Distrust in the justice system | Inquirer Opinion
Business Matters

Distrust in the justice system

Why do some peasant communities rebel against their economic and political overlords and others don’t? One explanation focuses on the peasantry’s understanding of their “moral economy.” Peasants develop a collective sense of which obligations demanded by superiors are reasonable and should be accepted, or oppressive and must be resisted. Those unschooled in the law, I suggest, form a comparable moral perspective on the legal system. Hollywood has prospered on Charles Bronson vigilante movies. Erap Estrada’s serial films on bandits, driven to violate the laws in their search for justice, paved his path to the presidency.

Why should murderers or drug dealers escape conviction because police failed to read them their Miranda rights? Over time, however, people have come to accept the importance of observing such technicalities; they help prevent law enforcers from abusing their powers. Where fundamental, constitutional rights to freedom and life guaranteed to everyone are at stake, particularly where impunity is a problem, technicalities are critical and must be respected. How then might the moral sense of us commoners appreciate the case for the cancellation of the certificate of candidacy (COC) of Ferdinand Marcos Jr. to run in the 2022 presidential elections?


First, people will not equate the privilege of competing in elections with constitutional rights to life and liberty. Public office is an opportunity open only to those who meet the prescribed standards, including compliance with laws whose violation is precisely punishable with the loss of this privilege. Second, people will compare how the courts decided comparable, earlier cases. Supreme Court justices expelled chief justice Meilou Sereno from her post because she could not provide the SALNs when she was a UP law professor. Is this as serious as the Marcos Jr. conviction for tax evasion? But the SALN technicality and the recourse to the quo warranto, assailed by professional legal associations and the most respected law schools in the country, prevailed.


Public skepticism about the judicial system has often focused on evidence that courts do not always apply the law uniformly on all plaintiffs. Justice is not blind. Decisions adjust to the resources of the accused. There is merit in the argument that justice should not be blind—those who have less in life should get more from the law. Unfortunately, affirmative action as practiced in the country has tended to favor the rich and powerful elite, including politicians and bureaucrats who can make and enforce laws for their benefit.

The Regional Trial Court imposed prison sentences of up to three years each on Marcos Jr. for non-payment of taxes. Without any explanation, the Court of Appeals omitted the prison sentence. Marcos Jr. has not produced proof that he had complied with the CA judgment. Transparent and uniform application of the law is a third public concern.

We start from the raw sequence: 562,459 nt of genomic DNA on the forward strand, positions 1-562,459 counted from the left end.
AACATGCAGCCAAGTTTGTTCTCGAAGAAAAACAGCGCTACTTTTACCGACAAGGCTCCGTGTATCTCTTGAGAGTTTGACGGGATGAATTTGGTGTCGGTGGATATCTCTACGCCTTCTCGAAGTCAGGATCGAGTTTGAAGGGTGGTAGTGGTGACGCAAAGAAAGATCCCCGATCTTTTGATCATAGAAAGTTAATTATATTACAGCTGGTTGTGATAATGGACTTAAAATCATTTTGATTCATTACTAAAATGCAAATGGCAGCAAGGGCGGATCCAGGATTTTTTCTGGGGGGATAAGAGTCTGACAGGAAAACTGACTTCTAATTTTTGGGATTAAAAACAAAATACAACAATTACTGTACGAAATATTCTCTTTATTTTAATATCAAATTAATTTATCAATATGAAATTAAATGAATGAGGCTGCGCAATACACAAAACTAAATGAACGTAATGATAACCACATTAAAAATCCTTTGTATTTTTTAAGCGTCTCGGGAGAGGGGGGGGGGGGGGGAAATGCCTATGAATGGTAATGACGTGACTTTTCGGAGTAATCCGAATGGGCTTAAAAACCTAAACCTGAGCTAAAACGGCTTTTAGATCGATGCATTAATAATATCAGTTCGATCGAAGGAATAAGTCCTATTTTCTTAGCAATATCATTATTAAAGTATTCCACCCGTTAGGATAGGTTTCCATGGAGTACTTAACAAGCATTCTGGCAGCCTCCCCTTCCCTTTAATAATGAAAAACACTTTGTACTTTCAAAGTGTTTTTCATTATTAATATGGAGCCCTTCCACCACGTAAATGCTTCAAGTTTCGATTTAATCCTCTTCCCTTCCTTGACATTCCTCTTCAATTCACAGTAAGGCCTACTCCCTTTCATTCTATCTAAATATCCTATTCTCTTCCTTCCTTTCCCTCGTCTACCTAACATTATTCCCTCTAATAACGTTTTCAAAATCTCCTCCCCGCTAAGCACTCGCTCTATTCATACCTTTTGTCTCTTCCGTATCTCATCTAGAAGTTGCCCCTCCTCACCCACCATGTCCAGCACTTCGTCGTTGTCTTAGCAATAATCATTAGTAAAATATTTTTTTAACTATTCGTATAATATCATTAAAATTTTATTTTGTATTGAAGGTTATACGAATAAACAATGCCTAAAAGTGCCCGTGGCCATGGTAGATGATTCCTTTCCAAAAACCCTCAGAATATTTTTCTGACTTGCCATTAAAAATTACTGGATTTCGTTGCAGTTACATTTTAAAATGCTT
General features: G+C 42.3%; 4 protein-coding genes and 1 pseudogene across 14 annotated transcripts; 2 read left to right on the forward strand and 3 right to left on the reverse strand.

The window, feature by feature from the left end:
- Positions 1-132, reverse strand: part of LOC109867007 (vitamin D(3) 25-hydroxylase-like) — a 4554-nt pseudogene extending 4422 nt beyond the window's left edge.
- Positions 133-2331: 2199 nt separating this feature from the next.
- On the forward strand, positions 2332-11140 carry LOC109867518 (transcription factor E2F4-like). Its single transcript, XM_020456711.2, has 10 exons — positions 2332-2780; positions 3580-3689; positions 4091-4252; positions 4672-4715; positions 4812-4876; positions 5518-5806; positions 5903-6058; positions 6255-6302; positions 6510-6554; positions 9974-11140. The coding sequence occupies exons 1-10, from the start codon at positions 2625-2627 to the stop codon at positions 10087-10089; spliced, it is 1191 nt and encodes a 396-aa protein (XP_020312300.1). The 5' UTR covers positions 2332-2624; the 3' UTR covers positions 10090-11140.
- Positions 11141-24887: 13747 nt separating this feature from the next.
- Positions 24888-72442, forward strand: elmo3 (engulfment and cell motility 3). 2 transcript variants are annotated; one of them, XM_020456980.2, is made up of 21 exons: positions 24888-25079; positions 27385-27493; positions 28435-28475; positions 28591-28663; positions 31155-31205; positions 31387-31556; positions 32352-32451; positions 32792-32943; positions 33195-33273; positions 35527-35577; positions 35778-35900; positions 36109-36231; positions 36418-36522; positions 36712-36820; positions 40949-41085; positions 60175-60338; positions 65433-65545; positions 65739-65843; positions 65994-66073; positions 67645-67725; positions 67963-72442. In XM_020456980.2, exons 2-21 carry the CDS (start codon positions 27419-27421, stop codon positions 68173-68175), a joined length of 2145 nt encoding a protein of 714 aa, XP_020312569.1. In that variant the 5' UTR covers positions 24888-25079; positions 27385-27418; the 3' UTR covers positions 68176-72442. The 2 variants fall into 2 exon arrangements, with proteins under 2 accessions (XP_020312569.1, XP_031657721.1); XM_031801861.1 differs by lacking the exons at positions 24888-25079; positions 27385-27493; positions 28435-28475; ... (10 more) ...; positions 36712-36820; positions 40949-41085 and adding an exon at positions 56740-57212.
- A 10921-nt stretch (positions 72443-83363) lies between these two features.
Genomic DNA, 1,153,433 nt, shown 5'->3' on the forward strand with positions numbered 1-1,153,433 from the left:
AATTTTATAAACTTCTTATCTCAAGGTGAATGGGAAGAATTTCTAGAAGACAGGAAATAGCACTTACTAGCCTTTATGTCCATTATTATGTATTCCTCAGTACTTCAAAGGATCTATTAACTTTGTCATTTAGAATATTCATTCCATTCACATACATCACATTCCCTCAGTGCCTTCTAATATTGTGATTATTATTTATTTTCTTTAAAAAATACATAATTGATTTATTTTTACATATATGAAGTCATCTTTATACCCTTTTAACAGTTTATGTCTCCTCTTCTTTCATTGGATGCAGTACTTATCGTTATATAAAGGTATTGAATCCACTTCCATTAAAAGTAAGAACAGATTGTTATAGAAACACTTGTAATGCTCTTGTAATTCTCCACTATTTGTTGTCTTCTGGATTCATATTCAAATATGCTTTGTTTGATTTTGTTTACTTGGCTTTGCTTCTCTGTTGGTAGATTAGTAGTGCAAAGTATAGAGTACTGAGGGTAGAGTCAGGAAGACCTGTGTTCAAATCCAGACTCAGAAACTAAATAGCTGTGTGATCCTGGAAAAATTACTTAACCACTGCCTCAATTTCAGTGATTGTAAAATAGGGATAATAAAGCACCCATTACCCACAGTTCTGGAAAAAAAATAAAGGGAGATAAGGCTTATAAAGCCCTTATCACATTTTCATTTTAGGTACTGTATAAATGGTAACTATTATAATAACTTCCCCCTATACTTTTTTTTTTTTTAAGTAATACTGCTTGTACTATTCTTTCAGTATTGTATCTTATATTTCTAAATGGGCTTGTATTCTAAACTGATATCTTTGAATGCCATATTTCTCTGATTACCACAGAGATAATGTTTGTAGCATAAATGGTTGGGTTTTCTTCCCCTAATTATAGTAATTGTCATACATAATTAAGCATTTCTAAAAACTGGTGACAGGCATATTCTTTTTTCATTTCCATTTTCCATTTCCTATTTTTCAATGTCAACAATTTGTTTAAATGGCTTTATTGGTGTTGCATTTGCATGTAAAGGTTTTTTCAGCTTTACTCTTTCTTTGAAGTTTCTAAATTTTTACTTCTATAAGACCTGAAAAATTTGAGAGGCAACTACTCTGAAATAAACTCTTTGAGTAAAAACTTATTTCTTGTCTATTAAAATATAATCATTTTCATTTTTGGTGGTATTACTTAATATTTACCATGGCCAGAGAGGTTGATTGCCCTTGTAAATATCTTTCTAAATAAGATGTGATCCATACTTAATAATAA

Affirmative action should work so that government policies and court decisions strengthen democracy. The Commission on Elections recently ruled that a political party can replace a candidate who withdraws up to midday of election day with a substitute carrying the same surname. This latitude for substitution is allegedly necessary so that the withdrawal of candidates will not disenfranchise the constituencies the parties represent. The argument may hold in democracies where parties actually stand for distinct sectoral and political values and interests.

Our political parties are just-in-time platforms hastily improvised for personalities seeking election. The “winnable” candidate chooses the party. Policy and legal decision-makers must go beyond theoretical assumptions on how democracies should function and evaluate how their rulings will impact the political system as it actually operates. Rather than reinforcing popular democracy, the Comelec rule enables political dynasties to wait until the last minute before determining which relative the surname in the ballot will represent. Consider also the party-list initiative and how politicians have perverted the objective of making the legislature a more representative, inclusive body.

Decisions justified by pious platitudes about defending democratic choice deserve critical analysis that must consider how their intent and outcomes serve to entrench more deeply the power of ruling politicians and their families. In some electoral districts, no one dares to run against dynasty candidates like Gloria Arroyo. What choice is left to voters?



Edilberto C. de Jesus is professor emeritus at the Asian Institute of Management.


Business Matters is a project of the Makati Business Club ([email protected]).

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TAGS: crime, judiciary, Justice System, Miranda rights, prosecution

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